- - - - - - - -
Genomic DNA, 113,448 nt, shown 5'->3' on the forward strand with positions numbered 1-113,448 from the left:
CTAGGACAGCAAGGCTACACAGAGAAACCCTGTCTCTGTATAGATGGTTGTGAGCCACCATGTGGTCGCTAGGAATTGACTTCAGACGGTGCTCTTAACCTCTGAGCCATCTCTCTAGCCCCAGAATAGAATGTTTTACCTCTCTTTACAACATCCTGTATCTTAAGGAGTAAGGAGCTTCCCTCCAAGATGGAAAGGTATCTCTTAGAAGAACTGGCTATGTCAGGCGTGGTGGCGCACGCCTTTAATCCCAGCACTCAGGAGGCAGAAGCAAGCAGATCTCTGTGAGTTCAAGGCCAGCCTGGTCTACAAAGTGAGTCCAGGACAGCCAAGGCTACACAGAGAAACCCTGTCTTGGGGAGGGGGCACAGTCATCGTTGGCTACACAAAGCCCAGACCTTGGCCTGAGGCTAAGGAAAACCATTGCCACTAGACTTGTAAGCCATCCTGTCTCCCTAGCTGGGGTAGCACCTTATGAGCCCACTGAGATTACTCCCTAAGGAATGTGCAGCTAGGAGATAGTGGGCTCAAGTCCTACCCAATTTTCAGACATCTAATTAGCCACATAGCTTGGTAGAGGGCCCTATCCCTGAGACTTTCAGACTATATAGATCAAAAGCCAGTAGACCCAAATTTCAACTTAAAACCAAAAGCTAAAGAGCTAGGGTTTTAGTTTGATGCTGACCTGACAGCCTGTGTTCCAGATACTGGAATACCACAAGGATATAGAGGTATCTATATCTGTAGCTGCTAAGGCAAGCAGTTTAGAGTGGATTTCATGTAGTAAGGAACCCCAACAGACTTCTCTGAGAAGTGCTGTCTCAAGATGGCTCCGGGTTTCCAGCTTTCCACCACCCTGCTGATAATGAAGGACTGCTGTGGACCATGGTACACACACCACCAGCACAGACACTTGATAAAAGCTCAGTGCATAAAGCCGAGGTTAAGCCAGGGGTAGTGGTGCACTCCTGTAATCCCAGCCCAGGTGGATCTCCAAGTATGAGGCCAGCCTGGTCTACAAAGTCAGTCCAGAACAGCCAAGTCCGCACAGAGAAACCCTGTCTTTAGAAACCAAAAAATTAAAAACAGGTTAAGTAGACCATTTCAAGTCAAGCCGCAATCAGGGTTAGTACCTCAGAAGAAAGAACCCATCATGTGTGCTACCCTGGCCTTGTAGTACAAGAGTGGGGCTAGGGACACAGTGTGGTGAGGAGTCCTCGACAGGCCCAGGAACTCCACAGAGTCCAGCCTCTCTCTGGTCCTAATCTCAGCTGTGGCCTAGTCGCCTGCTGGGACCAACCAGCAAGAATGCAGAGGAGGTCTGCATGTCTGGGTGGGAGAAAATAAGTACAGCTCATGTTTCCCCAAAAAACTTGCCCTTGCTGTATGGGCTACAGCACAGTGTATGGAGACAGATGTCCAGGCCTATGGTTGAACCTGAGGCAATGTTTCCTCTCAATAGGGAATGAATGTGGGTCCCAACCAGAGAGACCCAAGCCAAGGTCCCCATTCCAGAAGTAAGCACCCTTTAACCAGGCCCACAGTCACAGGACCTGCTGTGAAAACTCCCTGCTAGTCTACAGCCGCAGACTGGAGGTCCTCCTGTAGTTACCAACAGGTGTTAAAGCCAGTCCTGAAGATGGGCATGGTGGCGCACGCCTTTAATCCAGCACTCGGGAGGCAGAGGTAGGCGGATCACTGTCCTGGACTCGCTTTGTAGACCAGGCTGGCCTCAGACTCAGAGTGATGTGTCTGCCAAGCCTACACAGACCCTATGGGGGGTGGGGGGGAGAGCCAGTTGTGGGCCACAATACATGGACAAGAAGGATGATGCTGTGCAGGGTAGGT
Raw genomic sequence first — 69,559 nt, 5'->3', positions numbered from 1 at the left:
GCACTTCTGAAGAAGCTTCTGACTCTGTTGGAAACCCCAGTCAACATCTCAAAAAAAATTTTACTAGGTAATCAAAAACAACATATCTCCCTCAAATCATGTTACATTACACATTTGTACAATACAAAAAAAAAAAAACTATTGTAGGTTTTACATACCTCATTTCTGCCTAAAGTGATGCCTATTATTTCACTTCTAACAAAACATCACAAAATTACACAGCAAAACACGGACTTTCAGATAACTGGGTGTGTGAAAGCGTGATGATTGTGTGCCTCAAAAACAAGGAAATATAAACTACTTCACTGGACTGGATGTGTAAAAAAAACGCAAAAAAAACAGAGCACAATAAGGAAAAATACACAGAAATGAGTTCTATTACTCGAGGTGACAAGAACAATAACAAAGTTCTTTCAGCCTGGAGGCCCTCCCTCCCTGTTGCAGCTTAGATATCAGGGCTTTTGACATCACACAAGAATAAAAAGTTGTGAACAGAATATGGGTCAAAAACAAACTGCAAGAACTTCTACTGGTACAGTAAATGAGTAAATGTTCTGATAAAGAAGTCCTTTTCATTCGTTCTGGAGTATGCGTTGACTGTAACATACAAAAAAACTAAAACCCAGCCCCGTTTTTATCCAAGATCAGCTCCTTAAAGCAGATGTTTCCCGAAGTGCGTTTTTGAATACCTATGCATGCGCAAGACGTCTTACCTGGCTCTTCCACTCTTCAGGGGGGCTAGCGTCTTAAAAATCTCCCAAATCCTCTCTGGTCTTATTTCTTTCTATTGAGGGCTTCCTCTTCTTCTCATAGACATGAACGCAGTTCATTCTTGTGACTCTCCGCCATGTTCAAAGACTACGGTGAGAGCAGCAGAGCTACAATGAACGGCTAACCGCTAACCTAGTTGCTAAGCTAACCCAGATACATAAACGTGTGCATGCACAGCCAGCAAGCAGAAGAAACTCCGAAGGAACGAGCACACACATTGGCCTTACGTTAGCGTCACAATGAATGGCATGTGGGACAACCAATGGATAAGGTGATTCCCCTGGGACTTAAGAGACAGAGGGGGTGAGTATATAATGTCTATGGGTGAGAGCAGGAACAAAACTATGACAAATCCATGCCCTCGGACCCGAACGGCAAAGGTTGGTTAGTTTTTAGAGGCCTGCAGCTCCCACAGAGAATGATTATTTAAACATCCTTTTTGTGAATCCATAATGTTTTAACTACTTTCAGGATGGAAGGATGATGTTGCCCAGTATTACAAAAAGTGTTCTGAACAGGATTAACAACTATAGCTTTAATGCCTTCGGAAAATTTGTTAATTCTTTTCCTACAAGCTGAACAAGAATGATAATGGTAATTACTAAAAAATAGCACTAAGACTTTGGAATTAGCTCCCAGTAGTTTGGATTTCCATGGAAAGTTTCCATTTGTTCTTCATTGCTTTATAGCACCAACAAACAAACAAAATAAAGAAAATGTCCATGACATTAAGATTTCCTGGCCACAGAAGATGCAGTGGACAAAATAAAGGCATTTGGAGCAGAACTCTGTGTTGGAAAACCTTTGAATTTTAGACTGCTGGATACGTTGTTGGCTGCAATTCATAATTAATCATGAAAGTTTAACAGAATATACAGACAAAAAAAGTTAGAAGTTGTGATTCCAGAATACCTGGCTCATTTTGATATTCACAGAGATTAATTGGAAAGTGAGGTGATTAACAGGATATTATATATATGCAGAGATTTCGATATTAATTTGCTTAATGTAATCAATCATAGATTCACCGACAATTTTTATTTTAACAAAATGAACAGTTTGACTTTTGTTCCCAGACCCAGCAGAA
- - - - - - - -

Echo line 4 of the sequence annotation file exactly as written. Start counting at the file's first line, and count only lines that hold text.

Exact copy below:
GCACTTCTGAAGAAGCTTCTGACTCTGTTGGAAACCCCAGTCAACATCTCAAAAAAAATTTTACTAGGTAATCAAAAACAACATATCTCCCTCAAATCATGTTACATTACACATTTGTACAATACAAAAAAAAAAAAACTATTGTAGGTTTTACATACCTCATTTCTGCCTAAAGTGATGCCTATTATTTCACTTCTAACAAAACATCACAAAATTACACAGCAAAACACGGACTTTCAGATAACTGGGTGTGTGAAAGCGTGATGATTGTGTGCCTCAAAAACAAGGAAATATAAACTACTTCACTGGACTGGATGTGTAAAAAAAACGCAAAAAAAACAGAGCACAATAAGGAAAAATACACAGAAATGAGTTCTATTACTCGAGGTGACAAGAACAATAACAAAGTTCTTTCAGCCTGGAGGCCCTCCCTCCCTGTTGCAGCTTAGATATCAGGGCTTTTGACATCACACAAGAATAAAAAGTTGTGAACAGAATATGGGTCAAAAACAAACTGCAAGAACTTCTACTGGTACAGTAAATGAGTAAATGTTCTGATAAAGAAGTCCTTTTCATTCGTTCTGGAGTATGCGTTGACTGTAACATACAAAAAAACTAAAACCCAGCCCCGTTTTTATCCAAGATCAGCTCCTTAAAGCAGATGTTTCCCGAAGTGCGTTTTTGAATACCTATGCATGCGCAAGACGTCTTACCTGGCTCTTCCACTCTTCAGGGGGGCTAGCGTCTTAAAAATCTCCCAAATCCTCTCTGGTCTTATTTCTTTCTATTGAGGGCTTCCTCTTCTTCTCATAGACATGAACGCAGTTCATTCTTGTGACTCTCCGCCATGTTCAAAGACTACGGTGAGAGCAGCAGAGCTACAATGAACGGCTAACCGCTAACCTAGTTGCTAAGCTAACCCAGATACATAAACGTGTGCATGCACAGCCAGCAAGCAGAAGAAACTCCGAAGGAACGAGCACACACATTGGCCTTACGTTAGCGTCACAATGAATGGCATGTGGGACAACCAATGGATAAGGTGATTCCCCTGGGACTTAAGAGACAGAGGGGGTGAGTATATAATGTCTATGGGTGAGAGCAGGAACAAAACTATGACAAATCCATGCCCTCGGACCCGAACGGCAAAGGTTGGTTAGTTTTTAGAGGCCTGCAGCTCCCACAGAGAATGATTATTTAAACATCCTTTTTGTGAATCCATAATGTTTTAACTACTTTCAGGATGGAAGGATGATGTTGCCCAGTATTACAAAAAGTGTTCTGAACAGGATTAACAACTATAGCTTTAATGCCTTCGGAAAATTTGTTAATTCTTTTCCTACAAGCTGAACAAGAATGATAATGGTAATTACTAAAAAATAGCACTAAGACTTTGGAATTAGCTCCCAGTAGTTTGGATTTCCATGGAAAGTTTCCATTTGTTCTTCATTGCTTTATAGCACCAACAAACAAACAAAATAAAGAAAATGTCCATGACATTAAGATTTCCTGGCCACAGAAGATGCAGTGGACAAAATAAAGGCATTTGGAGCAGAACTCTGTGTTGGAAAACCTTTGAATTTTAGACTGCTGGATACGTTGTTGGCTGCAATTCATAATTAATCATGAAAGTTTAACAGAATATACAGACAAAAAAAGTTAGAAGTTGTGATTCCAGAATACCTGGCTCATTTTGATATTCACAGAGATTAATTGGAAAGTGAGGTGATTAACAGGATATTATATATATGCAGAGATTTCGATATTAATTTGCTTAATGTAATCAATCATAGATTCACCGACAATTTTTATTTTAACAAAATGAACAGTTTGACTTTTGTTCCCAGACCCAGCAGAA